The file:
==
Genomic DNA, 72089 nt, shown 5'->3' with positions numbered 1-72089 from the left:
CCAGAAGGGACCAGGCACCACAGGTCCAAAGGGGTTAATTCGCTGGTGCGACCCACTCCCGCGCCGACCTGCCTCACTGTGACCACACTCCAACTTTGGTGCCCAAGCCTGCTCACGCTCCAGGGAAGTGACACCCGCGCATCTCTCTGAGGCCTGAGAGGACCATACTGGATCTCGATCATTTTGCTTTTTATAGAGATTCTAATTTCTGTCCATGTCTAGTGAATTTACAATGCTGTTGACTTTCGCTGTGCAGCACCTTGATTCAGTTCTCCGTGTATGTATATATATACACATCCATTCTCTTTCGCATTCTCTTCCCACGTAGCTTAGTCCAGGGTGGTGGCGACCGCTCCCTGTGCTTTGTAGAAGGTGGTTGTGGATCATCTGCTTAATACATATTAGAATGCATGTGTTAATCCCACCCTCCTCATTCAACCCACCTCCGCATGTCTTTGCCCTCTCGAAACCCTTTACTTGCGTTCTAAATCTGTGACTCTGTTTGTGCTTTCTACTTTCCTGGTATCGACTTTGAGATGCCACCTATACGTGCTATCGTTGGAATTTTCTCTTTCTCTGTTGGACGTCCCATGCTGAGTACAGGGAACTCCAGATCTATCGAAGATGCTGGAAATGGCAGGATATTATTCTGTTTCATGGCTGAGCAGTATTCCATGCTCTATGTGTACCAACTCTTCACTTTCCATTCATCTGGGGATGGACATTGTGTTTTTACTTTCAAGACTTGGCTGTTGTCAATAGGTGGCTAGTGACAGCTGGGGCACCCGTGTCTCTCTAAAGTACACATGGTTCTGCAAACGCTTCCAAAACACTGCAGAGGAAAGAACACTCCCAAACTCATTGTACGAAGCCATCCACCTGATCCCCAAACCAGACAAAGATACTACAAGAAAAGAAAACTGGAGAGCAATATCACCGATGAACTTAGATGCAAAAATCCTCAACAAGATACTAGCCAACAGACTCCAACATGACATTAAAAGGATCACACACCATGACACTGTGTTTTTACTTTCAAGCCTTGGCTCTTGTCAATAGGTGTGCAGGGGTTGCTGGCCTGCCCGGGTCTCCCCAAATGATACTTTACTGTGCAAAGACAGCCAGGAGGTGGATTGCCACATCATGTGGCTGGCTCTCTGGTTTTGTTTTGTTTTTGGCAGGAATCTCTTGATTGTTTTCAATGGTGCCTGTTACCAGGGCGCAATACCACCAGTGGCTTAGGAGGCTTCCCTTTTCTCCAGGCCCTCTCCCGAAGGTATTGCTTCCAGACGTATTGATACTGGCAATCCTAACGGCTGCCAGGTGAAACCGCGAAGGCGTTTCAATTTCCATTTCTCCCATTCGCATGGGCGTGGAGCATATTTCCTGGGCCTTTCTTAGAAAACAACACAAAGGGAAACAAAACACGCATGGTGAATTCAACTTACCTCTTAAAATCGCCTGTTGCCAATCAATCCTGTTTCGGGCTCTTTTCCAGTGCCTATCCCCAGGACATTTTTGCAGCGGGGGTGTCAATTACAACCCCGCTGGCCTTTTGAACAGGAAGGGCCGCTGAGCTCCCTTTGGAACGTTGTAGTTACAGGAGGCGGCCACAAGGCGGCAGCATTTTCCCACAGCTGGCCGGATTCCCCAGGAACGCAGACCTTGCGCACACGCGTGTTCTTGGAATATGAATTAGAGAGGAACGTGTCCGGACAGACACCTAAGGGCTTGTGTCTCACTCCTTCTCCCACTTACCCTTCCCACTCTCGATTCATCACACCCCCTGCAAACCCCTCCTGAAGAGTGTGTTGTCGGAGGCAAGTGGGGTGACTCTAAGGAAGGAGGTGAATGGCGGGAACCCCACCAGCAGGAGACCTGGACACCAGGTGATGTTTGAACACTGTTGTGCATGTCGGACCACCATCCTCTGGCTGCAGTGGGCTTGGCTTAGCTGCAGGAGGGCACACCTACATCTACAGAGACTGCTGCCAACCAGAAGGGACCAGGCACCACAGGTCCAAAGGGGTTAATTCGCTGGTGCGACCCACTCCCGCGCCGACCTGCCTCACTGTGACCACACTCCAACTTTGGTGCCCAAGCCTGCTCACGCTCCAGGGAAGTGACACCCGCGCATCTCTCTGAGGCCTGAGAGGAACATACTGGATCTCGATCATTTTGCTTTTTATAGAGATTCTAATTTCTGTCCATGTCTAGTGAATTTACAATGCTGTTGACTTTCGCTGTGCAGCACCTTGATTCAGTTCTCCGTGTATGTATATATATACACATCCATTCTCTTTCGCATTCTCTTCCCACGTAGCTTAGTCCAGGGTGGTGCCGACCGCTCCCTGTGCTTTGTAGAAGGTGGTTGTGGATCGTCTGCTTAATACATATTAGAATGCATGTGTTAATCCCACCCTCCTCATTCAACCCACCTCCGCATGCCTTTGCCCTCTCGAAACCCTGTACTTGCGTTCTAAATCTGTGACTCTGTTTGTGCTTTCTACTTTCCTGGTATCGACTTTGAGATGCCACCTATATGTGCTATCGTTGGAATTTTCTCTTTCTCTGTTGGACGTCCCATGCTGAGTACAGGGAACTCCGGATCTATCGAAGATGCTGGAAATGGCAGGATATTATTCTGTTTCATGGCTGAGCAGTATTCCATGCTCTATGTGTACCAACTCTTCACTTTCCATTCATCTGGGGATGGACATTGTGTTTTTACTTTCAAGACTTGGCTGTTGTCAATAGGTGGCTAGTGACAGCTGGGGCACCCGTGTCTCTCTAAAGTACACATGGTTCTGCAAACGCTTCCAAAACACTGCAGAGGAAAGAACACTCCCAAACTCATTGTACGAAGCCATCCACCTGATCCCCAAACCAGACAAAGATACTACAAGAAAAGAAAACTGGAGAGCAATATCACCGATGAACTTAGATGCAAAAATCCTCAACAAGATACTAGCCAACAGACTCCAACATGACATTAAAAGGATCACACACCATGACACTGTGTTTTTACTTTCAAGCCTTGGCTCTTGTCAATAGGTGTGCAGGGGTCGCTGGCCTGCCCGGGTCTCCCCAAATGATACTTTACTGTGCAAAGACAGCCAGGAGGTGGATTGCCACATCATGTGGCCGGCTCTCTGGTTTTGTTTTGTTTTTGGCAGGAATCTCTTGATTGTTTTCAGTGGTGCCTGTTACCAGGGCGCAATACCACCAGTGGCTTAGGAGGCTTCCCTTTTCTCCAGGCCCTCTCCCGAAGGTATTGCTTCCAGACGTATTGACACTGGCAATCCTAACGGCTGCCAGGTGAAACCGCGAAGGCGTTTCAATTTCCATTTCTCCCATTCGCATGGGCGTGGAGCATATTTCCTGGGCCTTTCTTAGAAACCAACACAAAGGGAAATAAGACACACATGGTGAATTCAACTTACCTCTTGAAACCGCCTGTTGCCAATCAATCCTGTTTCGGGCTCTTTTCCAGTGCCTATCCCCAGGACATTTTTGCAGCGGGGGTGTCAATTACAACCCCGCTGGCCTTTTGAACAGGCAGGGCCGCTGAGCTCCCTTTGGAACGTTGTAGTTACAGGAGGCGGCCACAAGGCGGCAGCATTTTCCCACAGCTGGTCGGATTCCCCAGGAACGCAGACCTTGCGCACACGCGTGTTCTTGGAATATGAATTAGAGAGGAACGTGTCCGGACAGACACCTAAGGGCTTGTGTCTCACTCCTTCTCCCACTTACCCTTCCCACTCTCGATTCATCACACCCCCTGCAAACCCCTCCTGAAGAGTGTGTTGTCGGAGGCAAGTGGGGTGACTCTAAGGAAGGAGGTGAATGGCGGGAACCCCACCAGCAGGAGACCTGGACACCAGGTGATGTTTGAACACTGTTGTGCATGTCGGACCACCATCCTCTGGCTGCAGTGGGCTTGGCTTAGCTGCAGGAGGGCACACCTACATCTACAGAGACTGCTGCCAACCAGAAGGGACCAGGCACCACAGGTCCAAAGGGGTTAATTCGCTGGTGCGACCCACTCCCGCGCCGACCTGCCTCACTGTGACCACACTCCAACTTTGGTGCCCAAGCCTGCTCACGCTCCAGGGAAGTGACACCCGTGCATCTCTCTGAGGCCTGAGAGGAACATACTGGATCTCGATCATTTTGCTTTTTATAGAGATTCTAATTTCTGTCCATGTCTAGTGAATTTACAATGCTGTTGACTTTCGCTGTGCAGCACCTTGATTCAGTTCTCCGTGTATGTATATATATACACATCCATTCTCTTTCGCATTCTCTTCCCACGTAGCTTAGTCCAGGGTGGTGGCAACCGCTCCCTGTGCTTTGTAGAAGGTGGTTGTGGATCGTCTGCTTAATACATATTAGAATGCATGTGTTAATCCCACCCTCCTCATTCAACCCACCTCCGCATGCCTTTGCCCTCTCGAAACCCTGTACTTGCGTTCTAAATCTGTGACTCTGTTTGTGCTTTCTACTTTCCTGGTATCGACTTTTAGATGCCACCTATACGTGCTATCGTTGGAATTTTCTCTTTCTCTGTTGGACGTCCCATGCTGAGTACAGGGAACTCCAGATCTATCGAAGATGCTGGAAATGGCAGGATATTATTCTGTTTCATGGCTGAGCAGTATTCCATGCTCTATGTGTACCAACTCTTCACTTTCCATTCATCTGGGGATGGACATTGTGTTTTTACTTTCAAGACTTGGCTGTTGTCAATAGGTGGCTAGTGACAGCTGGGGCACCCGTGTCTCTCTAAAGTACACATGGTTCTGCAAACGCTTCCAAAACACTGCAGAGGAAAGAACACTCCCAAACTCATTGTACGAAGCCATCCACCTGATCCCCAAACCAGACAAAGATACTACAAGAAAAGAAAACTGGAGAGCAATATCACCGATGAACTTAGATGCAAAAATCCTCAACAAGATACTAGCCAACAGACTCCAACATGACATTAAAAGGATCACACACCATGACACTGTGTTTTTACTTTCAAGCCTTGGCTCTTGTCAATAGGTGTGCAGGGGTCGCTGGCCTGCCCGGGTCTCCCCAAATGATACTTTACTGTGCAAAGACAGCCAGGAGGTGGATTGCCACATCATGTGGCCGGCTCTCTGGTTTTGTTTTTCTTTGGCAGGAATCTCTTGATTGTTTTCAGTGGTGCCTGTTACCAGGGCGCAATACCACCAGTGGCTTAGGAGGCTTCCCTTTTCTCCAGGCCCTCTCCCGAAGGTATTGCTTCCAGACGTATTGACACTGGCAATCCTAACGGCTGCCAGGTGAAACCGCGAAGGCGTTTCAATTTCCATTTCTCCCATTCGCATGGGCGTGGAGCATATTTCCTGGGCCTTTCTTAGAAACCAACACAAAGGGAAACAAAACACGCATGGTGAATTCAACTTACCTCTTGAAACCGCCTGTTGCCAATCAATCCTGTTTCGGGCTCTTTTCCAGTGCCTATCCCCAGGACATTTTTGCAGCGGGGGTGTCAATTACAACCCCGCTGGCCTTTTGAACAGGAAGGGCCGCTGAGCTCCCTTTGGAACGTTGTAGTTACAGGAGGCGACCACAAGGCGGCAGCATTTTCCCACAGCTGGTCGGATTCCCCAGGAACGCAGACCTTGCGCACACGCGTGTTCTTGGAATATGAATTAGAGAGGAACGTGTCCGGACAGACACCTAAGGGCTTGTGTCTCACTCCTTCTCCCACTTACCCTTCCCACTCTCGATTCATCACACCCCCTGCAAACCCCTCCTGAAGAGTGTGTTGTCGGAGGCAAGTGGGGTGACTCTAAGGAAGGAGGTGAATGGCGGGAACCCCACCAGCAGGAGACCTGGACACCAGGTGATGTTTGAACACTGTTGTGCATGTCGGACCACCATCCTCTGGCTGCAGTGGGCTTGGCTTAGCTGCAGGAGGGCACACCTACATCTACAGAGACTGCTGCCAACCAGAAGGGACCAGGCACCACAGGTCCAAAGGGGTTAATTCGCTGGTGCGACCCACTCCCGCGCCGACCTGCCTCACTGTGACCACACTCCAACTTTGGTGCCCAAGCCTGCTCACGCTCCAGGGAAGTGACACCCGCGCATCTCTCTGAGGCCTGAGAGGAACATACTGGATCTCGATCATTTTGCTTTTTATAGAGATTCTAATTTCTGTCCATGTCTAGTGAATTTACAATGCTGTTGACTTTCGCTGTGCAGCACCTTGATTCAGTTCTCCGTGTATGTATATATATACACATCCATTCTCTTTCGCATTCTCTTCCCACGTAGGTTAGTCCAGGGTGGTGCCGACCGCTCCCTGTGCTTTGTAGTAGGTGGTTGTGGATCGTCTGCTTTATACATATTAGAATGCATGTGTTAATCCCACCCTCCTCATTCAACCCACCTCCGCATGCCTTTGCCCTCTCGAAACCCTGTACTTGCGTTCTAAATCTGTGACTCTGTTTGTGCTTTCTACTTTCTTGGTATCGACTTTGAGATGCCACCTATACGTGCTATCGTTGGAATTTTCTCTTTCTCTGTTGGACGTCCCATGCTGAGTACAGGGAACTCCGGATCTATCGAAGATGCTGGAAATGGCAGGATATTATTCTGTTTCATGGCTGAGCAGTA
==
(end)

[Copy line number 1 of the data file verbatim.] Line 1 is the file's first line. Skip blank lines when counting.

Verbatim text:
Genomic DNA, 72089 nt, shown 5'->3' with positions numbered 1-72089 from the left: